This is a great question and there are four points I would like to make. First and foremost, associates who are just starting out need to understand how law firms operate and what are the general expectations for your role and for advancement. For other associates, it is important to remember this as you advance through the years. Secondly, I would advise associates to find a partner who can serve as a sponsor or a mentor – someone who is truly willing to accompany and support you in the process. This person should be someone who knows you and is committed to helping you out. Third, recognize that while technical excellence is a key requirement to success, it is not everything. Writing the best brief or drafting the best agreement is not enough. Find ways to be the type of lawyer who is going to be able to develop and grow within the firm, cultivate existing client relationships, and attract new clients for the firm. Finally, though maybe simple, be likeable and a team player. I am sometimes rather shy so getting to know my colleagues does not come as naturally as it does for some, in fact, it’s something I had to work on. But I found that the best way to be liked is to treat everyone with respect.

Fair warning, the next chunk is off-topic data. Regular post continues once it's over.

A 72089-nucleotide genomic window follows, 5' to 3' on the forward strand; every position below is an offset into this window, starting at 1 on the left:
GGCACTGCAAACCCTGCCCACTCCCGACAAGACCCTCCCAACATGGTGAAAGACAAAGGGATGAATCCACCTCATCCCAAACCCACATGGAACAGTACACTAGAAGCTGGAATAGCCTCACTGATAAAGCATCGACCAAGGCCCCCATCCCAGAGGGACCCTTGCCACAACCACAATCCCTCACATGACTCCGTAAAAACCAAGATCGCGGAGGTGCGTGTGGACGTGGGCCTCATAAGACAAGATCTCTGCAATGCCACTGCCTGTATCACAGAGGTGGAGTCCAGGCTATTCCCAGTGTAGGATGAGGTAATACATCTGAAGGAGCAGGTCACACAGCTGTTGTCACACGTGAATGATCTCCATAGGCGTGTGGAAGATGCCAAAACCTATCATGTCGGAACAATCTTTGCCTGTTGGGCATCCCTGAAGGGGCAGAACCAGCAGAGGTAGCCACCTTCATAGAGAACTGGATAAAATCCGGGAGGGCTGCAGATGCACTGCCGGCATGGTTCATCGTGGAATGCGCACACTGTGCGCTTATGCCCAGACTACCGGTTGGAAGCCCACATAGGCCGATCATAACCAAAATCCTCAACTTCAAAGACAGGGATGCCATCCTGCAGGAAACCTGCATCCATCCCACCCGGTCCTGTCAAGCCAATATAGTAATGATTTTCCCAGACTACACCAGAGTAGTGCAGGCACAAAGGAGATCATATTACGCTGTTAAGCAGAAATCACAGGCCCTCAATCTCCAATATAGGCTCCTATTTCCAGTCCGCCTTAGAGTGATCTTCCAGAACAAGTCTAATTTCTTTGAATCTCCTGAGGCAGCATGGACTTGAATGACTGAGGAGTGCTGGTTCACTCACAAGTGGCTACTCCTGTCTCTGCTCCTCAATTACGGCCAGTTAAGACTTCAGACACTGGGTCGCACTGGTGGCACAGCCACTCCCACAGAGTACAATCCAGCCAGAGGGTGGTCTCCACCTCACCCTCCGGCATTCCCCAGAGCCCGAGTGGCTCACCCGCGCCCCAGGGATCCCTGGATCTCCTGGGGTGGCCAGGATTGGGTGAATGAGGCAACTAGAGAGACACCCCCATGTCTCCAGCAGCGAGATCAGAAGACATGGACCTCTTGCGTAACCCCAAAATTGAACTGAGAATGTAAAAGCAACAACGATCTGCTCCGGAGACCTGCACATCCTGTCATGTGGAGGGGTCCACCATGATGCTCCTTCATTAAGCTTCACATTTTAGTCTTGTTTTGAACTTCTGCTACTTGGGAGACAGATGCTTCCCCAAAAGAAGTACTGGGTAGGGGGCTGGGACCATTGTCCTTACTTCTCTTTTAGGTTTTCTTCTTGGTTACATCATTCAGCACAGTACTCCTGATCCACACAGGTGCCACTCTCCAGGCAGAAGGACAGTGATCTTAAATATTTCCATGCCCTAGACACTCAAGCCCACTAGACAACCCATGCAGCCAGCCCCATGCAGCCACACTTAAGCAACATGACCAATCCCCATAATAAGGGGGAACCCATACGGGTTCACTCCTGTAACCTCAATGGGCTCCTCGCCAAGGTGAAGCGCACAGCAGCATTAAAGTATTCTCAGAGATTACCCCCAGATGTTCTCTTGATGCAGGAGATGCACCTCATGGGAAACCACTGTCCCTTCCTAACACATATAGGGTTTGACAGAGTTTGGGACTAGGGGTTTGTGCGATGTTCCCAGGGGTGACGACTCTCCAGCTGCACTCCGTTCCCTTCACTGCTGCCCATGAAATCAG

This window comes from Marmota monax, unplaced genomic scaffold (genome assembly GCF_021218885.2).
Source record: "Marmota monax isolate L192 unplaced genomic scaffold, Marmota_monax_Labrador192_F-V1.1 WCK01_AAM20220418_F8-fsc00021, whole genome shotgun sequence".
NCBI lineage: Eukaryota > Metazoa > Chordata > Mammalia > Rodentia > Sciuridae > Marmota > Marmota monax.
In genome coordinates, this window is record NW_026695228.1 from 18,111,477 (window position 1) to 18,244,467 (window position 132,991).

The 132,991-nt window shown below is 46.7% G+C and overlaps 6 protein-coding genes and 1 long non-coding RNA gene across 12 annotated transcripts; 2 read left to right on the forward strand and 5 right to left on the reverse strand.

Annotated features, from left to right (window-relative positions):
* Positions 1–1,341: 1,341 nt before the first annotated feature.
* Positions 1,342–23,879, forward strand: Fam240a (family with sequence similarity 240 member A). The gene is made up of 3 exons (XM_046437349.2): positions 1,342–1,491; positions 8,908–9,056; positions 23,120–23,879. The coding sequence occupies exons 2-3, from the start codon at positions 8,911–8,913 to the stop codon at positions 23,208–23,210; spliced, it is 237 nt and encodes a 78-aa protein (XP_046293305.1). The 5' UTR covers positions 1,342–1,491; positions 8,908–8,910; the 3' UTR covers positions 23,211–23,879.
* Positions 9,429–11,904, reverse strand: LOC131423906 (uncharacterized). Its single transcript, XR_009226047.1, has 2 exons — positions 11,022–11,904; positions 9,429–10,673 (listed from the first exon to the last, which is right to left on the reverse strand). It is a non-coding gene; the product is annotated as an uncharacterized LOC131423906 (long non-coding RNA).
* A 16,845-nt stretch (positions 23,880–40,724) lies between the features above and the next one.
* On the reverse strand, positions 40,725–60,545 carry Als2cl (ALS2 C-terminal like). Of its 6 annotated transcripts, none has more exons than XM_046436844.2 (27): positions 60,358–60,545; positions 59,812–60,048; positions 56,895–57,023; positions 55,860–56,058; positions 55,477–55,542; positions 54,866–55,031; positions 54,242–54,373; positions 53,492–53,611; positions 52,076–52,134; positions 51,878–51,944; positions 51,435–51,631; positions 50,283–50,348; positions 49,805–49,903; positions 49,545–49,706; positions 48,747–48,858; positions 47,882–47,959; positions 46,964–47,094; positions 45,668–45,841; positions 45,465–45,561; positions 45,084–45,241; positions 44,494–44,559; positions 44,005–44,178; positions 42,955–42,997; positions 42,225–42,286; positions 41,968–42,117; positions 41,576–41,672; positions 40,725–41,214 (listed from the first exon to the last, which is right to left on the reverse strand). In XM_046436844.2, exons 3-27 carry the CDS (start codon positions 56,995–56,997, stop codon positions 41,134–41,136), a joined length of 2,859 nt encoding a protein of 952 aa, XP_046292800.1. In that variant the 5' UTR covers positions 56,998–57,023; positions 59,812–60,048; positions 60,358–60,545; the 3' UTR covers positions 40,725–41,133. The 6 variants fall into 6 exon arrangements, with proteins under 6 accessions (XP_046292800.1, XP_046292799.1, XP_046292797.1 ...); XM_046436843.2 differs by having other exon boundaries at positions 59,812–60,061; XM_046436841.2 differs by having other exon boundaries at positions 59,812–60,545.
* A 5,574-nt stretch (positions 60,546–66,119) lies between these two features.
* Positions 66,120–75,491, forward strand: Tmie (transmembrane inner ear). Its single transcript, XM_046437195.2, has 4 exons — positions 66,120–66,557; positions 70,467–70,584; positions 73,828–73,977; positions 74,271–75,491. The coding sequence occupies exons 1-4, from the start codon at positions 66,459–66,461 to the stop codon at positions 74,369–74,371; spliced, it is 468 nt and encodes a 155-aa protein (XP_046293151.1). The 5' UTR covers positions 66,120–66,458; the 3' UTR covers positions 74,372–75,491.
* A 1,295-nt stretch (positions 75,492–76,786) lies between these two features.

Given these unprecedented times, are there best practices that you would recommend for working from home or working through stress?

As mentioned previously, I can be someone who is rather shy so this current work environment has created both challenges and opportunities. Most importantly, I would say to our associates that it is so important to stay connected with colleagues, both those who you are working on matters with and others. If this happened 15 years ago, this would have been more problematic. But now we have technology to help us out and it can certainly be used to our advantage. I have found that with the immigration team, weekly calls with the lawyers and staff has certainly helped us stay close even if virtually. We discuss work and non-work things as we would have if we were in the office. Personal connections are key and we are all working to make sure that people do not feel like they are too disconnected.